Motorsports Blog

04 July 2014

Lewis: "I know it won't last forever"

An exclusive interview with Mercedes' British star ahead of the Silverstone Grand Prix

Dan Read
Car image

His swimming trunks are probably still dripping on the balcony, fresh from a dip in the Caribbean Sea. Two weeks ago, he was driving his Cobra – an original Shelby 427 – in Malibu with Nicole. They went 
to church, where Stevie Wonder sang gospel. Then it was over to 
Spain for another scorcher, and his fourth win in a row. And yes, 
despite the shenanigans at Monaco, he’s still the smartest bet for 
this year’s title. Has the sun ever shone brighter on Lewis?

“Apart from winning the world championship and then being in Barbados,” he says over the phone, “life couldn’t get much better.” 
He seems to mean it. Maybe it’s because he’s having a few days off, or maybe it’s because he’s on a roll right now… but you sense that somehow, behind the giant shades, this is a different, more grown-up Lewis. Like 
all of us, he’s had bad days – retiring on lap three in Melbourne after qualifying on pole, or Rosberg’s qualifying ‘mistake’ at Monaco were cases in point. But, even so, he claims to be in a good place right now, and is perhaps even a touch surprised about the whole thing.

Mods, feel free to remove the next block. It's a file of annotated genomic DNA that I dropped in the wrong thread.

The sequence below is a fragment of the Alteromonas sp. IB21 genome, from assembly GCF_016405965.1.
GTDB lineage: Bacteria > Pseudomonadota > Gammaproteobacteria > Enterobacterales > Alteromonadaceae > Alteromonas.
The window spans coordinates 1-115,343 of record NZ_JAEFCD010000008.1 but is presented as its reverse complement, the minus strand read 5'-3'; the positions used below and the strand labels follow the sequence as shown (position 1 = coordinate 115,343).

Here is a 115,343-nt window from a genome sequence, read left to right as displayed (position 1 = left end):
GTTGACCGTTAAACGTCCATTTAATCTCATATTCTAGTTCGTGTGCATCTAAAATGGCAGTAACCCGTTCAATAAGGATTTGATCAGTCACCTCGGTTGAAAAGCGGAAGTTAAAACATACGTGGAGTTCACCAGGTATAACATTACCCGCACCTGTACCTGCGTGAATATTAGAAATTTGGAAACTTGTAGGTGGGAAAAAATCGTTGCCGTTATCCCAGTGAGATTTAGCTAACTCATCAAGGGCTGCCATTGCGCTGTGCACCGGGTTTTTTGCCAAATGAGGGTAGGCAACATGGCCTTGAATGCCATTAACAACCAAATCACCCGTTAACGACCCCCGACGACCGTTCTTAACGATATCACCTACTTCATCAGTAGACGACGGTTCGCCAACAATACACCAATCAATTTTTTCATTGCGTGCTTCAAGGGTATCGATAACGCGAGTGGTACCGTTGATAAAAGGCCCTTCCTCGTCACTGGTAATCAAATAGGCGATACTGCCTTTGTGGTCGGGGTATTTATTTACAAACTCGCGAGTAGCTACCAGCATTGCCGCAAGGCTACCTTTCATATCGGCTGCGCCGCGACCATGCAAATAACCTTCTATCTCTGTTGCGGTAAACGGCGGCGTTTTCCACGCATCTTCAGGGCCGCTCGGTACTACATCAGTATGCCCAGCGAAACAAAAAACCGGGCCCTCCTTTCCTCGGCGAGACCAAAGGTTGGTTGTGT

“When I made the decision to come to Mercedes, I was 100 per 
cent certain it was what I wanted to do,” he says. “But I never thought it would progress so fast.” He and teammate Nico Rosberg have swept aside the dominant Red Bulls and nailed the switch from last season’s V8s to this year’s V6s with their sci-fi electrics. Before Daniel Ricciardo won in Canada, there was a very real 
chance that the two Merc drivers could make F1 history by winning 
every race of the season. Whether this is good for the sport depends 
on whom you support, but do you really expect them to slow down and give the others (or perhaps even each other) a chance?

“I love racing,” says Lewis. “It doesn’t matter who it’s with. I’m a Formula One fan, and it would be better for everyone – especially for 
those watching – if Red Bull and Ferrari were closer. Right now, Nico’s doing well, so I am having a fight, and it’s going to be hard to keep 
the gap we have forever. I think it really depends on how everyone 
else does later in the season.”

Clearly, he’s happy to have a scrap or two, just so long as he comes 
out with fewer bruises than the other guys. Just look at how he won 
the championship in 2008 by trading meaty punches with both 
Ferraris. “I’ve always been like that, really,” he says. “Since I was a kid, 
my favourite races were when I came from the back, even if I didn’t 
win and finished third or second… they were the best weekends. It’s a different scenario now, especially when you start from pole position – 
it’s not easy, but it’s different.”

But by the time he arrives at the British Grand Prix, he could be virtually uncatchable. Especially on Silverstone’s long straights, where his Mercedes seems to find an extra few gears. And although this season’s cars won’t trouble your eardrums, there’s nothing quite like watching a Formula One car sweep through Copse and wriggle through Maggots. “It’s still one of the best circuits on the calendar,” says Lewis. “And I’m glad we still have some of the characteristics of the old circuit. Copse, Maggots… it’s fast, high-speed and flowing.”